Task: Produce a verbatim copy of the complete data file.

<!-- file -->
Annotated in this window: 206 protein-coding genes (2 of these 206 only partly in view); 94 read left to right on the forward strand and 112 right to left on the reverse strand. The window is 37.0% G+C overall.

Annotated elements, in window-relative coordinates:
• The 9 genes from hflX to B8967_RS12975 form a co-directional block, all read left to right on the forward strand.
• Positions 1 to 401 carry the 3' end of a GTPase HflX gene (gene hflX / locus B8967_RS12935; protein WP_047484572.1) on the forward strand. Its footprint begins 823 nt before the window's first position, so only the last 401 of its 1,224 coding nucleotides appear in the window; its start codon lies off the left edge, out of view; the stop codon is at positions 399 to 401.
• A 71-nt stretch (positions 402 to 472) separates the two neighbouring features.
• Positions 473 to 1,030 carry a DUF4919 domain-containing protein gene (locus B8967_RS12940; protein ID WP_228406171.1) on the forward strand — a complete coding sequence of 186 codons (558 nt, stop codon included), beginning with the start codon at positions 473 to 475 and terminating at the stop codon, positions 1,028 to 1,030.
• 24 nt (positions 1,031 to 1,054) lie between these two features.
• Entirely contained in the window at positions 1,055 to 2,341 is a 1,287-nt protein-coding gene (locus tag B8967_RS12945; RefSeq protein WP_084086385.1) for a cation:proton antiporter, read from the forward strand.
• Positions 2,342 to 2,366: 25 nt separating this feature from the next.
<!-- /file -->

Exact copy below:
Annotated in this window: 206 protein-coding genes (2 of these 206 only partly in view); 94 read left to right on the forward strand and 112 right to left on the reverse strand. The window is 37.0% G+C overall.

Annotated elements, in window-relative coordinates:
• The 9 genes from hflX to B8967_RS12975 form a co-directional block, all read left to right on the forward strand.
• Positions 1 to 401 carry the 3' end of a GTPase HflX gene (gene hflX / locus B8967_RS12935; protein WP_047484572.1) on the forward strand. Its footprint begins 823 nt before the window's first position, so only the last 401 of its 1,224 coding nucleotides appear in the window; its start codon lies off the left edge, out of view; the stop codon is at positions 399 to 401.
• A 71-nt stretch (positions 402 to 472) separates the two neighbouring features.
• Positions 473 to 1,030 carry a DUF4919 domain-containing protein gene (locus B8967_RS12940; protein ID WP_228406171.1) on the forward strand — a complete coding sequence of 186 codons (558 nt, stop codon included), beginning with the start codon at positions 473 to 475 and terminating at the stop codon, positions 1,028 to 1,030.
• 24 nt (positions 1,031 to 1,054) lie between these two features.
• Entirely contained in the window at positions 1,055 to 2,341 is a 1,287-nt protein-coding gene (locus tag B8967_RS12945; RefSeq protein WP_084086385.1) for a cation:proton antiporter, read from the forward strand.
• Positions 2,342 to 2,366: 25 nt separating this feature from the next.